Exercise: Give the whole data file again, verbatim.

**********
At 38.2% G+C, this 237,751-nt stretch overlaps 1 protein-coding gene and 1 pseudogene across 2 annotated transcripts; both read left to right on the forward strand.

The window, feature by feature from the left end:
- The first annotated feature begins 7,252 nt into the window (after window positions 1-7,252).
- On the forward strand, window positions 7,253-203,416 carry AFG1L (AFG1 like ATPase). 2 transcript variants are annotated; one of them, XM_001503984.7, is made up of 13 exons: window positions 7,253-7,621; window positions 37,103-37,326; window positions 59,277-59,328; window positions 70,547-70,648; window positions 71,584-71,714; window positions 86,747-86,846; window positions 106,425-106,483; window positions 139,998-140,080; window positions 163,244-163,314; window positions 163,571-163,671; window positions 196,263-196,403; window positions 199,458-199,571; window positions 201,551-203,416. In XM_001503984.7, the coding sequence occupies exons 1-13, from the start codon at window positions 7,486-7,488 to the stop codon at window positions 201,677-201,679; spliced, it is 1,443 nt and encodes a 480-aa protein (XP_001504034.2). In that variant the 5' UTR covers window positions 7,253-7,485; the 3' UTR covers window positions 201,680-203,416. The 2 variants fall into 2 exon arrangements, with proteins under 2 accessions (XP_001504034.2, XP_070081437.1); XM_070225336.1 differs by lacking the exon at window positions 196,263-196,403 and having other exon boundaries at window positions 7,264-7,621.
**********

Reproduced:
At 38.2% G+C, this 237,751-nt stretch overlaps 1 protein-coding gene and 1 pseudogene across 2 annotated transcripts; both read left to right on the forward strand.

The window, feature by feature from the left end:
- The first annotated feature begins 7,252 nt into the window (after window positions 1-7,252).
- On the forward strand, window positions 7,253-203,416 carry AFG1L (AFG1 like ATPase). 2 transcript variants are annotated; one of them, XM_001503984.7, is made up of 13 exons: window positions 7,253-7,621; window positions 37,103-37,326; window positions 59,277-59,328; window positions 70,547-70,648; window positions 71,584-71,714; window positions 86,747-86,846; window positions 106,425-106,483; window positions 139,998-140,080; window positions 163,244-163,314; window positions 163,571-163,671; window positions 196,263-196,403; window positions 199,458-199,571; window positions 201,551-203,416. In XM_001503984.7, the coding sequence occupies exons 1-13, from the start codon at window positions 7,486-7,488 to the stop codon at window positions 201,677-201,679; spliced, it is 1,443 nt and encodes a 480-aa protein (XP_001504034.2). In that variant the 5' UTR covers window positions 7,253-7,485; the 3' UTR covers window positions 201,680-203,416. The 2 variants fall into 2 exon arrangements, with proteins under 2 accessions (XP_001504034.2, XP_070081437.1); XM_070225336.1 differs by lacking the exon at window positions 196,263-196,403 and having other exon boundaries at window positions 7,264-7,621.